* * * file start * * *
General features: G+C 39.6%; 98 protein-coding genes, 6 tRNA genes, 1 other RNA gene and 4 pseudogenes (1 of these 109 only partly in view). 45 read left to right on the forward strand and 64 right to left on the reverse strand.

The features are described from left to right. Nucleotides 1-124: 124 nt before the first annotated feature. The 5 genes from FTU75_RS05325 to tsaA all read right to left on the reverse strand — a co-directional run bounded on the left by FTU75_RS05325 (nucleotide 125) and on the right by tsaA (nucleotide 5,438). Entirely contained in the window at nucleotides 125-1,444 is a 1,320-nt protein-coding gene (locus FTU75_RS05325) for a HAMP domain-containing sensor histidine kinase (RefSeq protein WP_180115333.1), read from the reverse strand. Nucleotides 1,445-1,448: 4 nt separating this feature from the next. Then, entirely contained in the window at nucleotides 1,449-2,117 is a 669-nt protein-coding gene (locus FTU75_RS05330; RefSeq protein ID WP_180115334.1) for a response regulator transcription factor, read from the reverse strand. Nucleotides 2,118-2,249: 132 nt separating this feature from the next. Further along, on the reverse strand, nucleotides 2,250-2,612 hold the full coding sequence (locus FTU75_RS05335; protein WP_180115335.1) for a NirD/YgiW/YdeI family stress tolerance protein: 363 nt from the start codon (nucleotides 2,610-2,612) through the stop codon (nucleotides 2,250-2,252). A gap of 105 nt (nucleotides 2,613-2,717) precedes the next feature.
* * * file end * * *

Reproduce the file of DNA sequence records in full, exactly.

General features: G+C 39.6%; 98 protein-coding genes, 6 tRNA genes, 1 other RNA gene and 4 pseudogenes (1 of these 109 only partly in view). 45 read left to right on the forward strand and 64 right to left on the reverse strand.

The features are described from left to right. Nucleotides 1-124: 124 nt before the first annotated feature. The 5 genes from FTU75_RS05325 to tsaA all read right to left on the reverse strand — a co-directional run bounded on the left by FTU75_RS05325 (nucleotide 125) and on the right by tsaA (nucleotide 5,438). Entirely contained in the window at nucleotides 125-1,444 is a 1,320-nt protein-coding gene (locus FTU75_RS05325) for a HAMP domain-containing sensor histidine kinase (RefSeq protein WP_180115333.1), read from the reverse strand. Nucleotides 1,445-1,448: 4 nt separating this feature from the next. Then, entirely contained in the window at nucleotides 1,449-2,117 is a 669-nt protein-coding gene (locus FTU75_RS05330; RefSeq protein ID WP_180115334.1) for a response regulator transcription factor, read from the reverse strand. Nucleotides 2,118-2,249: 132 nt separating this feature from the next. Further along, on the reverse strand, nucleotides 2,250-2,612 hold the full coding sequence (locus FTU75_RS05335; protein WP_180115335.1) for a NirD/YgiW/YdeI family stress tolerance protein: 363 nt from the start codon (nucleotides 2,610-2,612) through the stop codon (nucleotides 2,250-2,252). A gap of 105 nt (nucleotides 2,613-2,717) precedes the next feature.